/Legion’s care repairs wear and tear to cairn
Justin Rowden of JR Masonry, with Minden’s downtown cairn. Rowden worked to repair the cairn, which has been restored in time to commemorate Remembrance Day on Nov. 11./Photo by Amanda Rowden

Legion’s care repairs wear and tear to cairn

By Sue Tiffin

The county cairn located in Minden’s Village Green will be in fine form for the upcoming Remembrance Day service, and for years to come, after the Minden Legion funded its restoration. 

“We brought it right back to life,” said Legion president Jim Ross. “It was going to collapse, the whole thing was falling apart. The cement was falling right out of it, the water was getting into it. It was really in bad shape, but now it’s been totally restored, and a wonderful job. It’s quite a job, he’s done a remarkable job.”

The ‘he’ Ross refers to is Justin Rowden, who owns JR Masonry and responded to a call from the Legion executive and sergeant-at-arms Dick Schell to repair and restore the cairn from a state of disrepair.

“We wanted to get it fixed before we could meet again with a large crowd, because it just wasn’t safe,” said Schell. “It was kind of falling apart, frost had busted some of the stones out, and it was looking pretty shabby. It was almost unsafe to be close to … I asked a couple of contractors, only Justin came back to me so he got the job and I’m glad I got him.”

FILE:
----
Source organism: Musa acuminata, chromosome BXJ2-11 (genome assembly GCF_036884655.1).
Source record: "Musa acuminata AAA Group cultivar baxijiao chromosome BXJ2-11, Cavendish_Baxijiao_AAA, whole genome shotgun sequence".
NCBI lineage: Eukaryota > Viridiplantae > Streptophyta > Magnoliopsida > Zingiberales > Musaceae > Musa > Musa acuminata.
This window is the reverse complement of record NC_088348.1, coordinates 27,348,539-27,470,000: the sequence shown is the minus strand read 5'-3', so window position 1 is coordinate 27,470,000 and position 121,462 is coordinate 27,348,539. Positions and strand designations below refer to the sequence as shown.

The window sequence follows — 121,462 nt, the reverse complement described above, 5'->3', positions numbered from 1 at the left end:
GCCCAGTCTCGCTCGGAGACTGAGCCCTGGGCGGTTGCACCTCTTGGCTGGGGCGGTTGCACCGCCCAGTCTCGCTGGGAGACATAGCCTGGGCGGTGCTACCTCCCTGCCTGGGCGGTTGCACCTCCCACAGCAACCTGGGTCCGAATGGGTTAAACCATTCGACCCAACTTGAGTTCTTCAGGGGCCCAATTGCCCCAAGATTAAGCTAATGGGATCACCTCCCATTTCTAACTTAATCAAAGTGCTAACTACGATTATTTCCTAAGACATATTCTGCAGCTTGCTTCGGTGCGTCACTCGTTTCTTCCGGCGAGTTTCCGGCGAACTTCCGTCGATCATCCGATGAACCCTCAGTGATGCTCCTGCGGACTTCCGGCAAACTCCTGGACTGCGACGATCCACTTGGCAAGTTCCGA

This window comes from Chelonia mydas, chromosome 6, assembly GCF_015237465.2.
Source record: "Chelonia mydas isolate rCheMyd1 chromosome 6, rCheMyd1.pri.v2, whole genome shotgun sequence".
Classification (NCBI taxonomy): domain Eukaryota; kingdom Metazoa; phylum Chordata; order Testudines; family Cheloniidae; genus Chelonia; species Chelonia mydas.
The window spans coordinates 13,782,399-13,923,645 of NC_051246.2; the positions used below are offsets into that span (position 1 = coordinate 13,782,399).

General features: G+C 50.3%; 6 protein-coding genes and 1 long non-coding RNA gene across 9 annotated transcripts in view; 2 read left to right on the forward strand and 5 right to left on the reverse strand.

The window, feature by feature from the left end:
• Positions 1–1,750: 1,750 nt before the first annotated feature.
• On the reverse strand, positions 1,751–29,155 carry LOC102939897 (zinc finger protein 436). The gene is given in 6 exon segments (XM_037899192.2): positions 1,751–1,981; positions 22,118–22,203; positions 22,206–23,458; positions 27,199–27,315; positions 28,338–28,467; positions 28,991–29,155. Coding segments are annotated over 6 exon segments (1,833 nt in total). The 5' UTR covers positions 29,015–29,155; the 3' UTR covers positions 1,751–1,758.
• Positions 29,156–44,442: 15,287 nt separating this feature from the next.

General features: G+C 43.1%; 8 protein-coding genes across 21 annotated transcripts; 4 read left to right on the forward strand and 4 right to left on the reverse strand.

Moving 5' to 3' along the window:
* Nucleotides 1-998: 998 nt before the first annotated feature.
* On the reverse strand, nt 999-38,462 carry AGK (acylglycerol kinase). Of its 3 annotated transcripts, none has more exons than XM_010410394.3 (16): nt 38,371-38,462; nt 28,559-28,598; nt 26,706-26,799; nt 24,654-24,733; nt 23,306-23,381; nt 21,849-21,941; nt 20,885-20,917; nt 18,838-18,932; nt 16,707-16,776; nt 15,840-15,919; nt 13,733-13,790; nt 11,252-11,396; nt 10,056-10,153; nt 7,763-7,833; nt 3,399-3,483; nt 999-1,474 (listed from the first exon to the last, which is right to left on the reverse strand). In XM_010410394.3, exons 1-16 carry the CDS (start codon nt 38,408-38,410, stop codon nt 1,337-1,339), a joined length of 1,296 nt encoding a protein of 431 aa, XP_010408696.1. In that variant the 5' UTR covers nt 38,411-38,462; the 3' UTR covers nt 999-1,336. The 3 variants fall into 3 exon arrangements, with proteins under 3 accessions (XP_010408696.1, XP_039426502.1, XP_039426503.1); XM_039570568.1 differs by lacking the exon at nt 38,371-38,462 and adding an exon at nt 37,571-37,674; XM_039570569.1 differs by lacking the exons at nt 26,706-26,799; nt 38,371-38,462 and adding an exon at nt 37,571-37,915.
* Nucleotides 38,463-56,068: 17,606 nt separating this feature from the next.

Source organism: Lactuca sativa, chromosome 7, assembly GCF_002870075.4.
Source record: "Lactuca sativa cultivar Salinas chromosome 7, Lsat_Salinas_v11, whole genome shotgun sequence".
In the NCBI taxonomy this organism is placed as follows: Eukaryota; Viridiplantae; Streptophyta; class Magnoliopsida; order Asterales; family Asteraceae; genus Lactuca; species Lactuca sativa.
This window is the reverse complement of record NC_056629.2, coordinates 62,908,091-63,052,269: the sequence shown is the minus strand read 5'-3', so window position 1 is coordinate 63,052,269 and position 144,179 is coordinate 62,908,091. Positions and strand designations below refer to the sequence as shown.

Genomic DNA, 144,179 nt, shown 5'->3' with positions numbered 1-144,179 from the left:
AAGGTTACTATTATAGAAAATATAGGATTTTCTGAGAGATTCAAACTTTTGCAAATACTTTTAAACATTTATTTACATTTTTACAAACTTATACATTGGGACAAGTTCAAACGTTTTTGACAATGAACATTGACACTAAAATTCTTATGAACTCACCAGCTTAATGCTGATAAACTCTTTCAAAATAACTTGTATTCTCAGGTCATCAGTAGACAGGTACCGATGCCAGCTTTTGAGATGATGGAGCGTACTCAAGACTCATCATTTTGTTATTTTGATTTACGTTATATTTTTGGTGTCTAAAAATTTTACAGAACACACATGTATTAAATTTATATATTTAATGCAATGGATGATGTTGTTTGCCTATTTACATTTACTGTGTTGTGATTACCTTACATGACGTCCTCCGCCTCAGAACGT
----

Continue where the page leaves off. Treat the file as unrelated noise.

Though it was a short time between when Rowden first looked at the project and when he began working on it, he said the difference was significant.

“There was a substantial difference actually of how much worse it was,” said Rowden. “It was, fix it now, or it’d be stones all laying on the ground in the spring, type thing.”

Rowden has been doing masonry work for more than two decades, and has had his own business for the past three years. The cairn was a special project, but also not dissimilar to the work he does on a regular basis.

Justin Rowden of JR Masonry replaced stones before regrouting the cairn in a restoration project funded entirely by the Minden Legion. /Sue Tiffin STAFF

Rowden said that just like with many chimneys, it was essential to pour a proper concrete cap to replace the stone cap.

“It’s not very good when they put stone on top because the water just penetrates into those grout lines,” he said. He replaced the stones that were in rough shape, regrouted the whole cairn to ensure the colour of the cement would be consistent as it dried, spent about three hours grinding paint off the bottom before parging it and also applied stone sealer to the cap and the stone to help prevent water penetration. The project took him about two weeks.

“It was kind of neat being able to do, for the town,” he said. “I really enjoyed doing it. I put a lot of time into it. It’s a lot better, it looks a lot different than it did before. It was in pretty rough shape because it had taken on a lot of water down behind. That’s where the problem was, every time it would rain it would get in there.”

Schell, Ross and fellow Legion members are relieved the work is done and the cairn has been restored. 

“It’s kind of a town landmark, and for those that gave their lives for us it’s the least we can do,” said Schell. “It’s great to have it there and we’ve got to keep it in good shape for them.”

The Legion’s poppy campaign begins Oct. 29 and a small Remembrance Day service will be held Nov. 11.